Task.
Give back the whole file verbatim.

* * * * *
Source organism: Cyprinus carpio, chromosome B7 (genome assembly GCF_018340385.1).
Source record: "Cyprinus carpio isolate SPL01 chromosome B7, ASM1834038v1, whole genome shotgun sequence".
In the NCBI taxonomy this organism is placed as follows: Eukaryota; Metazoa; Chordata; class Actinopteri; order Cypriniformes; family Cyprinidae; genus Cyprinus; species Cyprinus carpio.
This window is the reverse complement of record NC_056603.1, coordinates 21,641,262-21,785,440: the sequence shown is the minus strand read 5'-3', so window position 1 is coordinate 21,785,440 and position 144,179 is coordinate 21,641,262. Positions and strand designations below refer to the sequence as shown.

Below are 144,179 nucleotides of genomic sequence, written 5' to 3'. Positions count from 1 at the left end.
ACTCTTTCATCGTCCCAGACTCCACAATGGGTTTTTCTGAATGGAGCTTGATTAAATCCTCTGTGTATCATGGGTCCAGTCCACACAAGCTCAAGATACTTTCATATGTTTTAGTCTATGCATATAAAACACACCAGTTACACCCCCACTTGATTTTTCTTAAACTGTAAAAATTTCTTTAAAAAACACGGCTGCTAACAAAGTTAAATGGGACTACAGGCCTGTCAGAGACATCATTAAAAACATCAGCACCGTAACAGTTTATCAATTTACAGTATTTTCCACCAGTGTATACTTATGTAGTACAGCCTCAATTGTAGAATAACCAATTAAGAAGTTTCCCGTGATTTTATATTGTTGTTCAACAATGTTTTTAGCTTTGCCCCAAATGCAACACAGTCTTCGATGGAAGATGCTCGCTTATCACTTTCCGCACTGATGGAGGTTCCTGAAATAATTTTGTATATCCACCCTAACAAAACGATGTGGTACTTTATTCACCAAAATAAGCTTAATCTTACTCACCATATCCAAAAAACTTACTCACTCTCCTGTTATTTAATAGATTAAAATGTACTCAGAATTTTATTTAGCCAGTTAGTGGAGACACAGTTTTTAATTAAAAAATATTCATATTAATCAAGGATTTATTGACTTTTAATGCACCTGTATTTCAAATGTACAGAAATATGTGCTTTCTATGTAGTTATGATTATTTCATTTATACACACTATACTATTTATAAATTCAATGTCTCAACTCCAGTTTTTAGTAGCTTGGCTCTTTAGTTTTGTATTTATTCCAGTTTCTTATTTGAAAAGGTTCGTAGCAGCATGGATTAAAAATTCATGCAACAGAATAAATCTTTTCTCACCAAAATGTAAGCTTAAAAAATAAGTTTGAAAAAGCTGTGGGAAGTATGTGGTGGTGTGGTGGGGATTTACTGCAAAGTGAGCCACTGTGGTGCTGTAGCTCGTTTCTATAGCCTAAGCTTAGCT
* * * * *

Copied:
Source organism: Cyprinus carpio, chromosome B7 (genome assembly GCF_018340385.1).
Source record: "Cyprinus carpio isolate SPL01 chromosome B7, ASM1834038v1, whole genome shotgun sequence".
In the NCBI taxonomy this organism is placed as follows: Eukaryota; Metazoa; Chordata; class Actinopteri; order Cypriniformes; family Cyprinidae; genus Cyprinus; species Cyprinus carpio.
This window is the reverse complement of record NC_056603.1, coordinates 21,641,262-21,785,440: the sequence shown is the minus strand read 5'-3', so window position 1 is coordinate 21,785,440 and position 144,179 is coordinate 21,641,262. Positions and strand designations below refer to the sequence as shown.

Below are 144,179 nucleotides of genomic sequence, written 5' to 3'. Positions count from 1 at the left end.
ACTCTTTCATCGTCCCAGACTCCACAATGGGTTTTTCTGAATGGAGCTTGATTAAATCCTCTGTGTATCATGGGTCCAGTCCACACAAGCTCAAGATACTTTCATATGTTTTAGTCTATGCATATAAAACACACCAGTTACACCCCCACTTGATTTTTCTTAAACTGTAAAAATTTCTTTAAAAAACACGGCTGCTAACAAAGTTAAATGGGACTACAGGCCTGTCAGAGACATCATTAAAAACATCAGCACCGTAACAGTTTATCAATTTACAGTATTTTCCACCAGTGTATACTTATGTAGTACAGCCTCAATTGTAGAATAACCAATTAAGAAGTTTCCCGTGATTTTATATTGTTGTTCAACAATGTTTTTAGCTTTGCCCCAAATGCAACACAGTCTTCGATGGAAGATGCTCGCTTATCACTTTCCGCACTGATGGAGGTTCCTGAAATAATTTTGTATATCCACCCTAACAAAACGATGTGGTACTTTATTCACCAAAATAAGCTTAATCTTACTCACCATATCCAAAAAACTTACTCACTCTCCTGTTATTTAATAGATTAAAATGTACTCAGAATTTTATTTAGCCAGTTAGTGGAGACACAGTTTTTAATTAAAAAATATTCATATTAATCAAGGATTTATTGACTTTTAATGCACCTGTATTTCAAATGTACAGAAATATGTGCTTTCTATGTAGTTATGATTATTTCATTTATACACACTATACTATTTATAAATTCAATGTCTCAACTCCAGTTTTTAGTAGCTTGGCTCTTTAGTTTTGTATTTATTCCAGTTTCTTATTTGAAAAGGTTCGTAGCAGCATGGATTAAAAATTCATGCAACAGAATAAATCTTTTCTCACCAAAATGTAAGCTTAAAAAATAAGTTTGAAAAAGCTGTGGGAAGTATGTGGTGGTGTGGTGGGGATTTACTGCAAAGTGAGCCACTGTGGTGCTGTAGCTCGTTTCTATAGCCTAAGCTTAGCT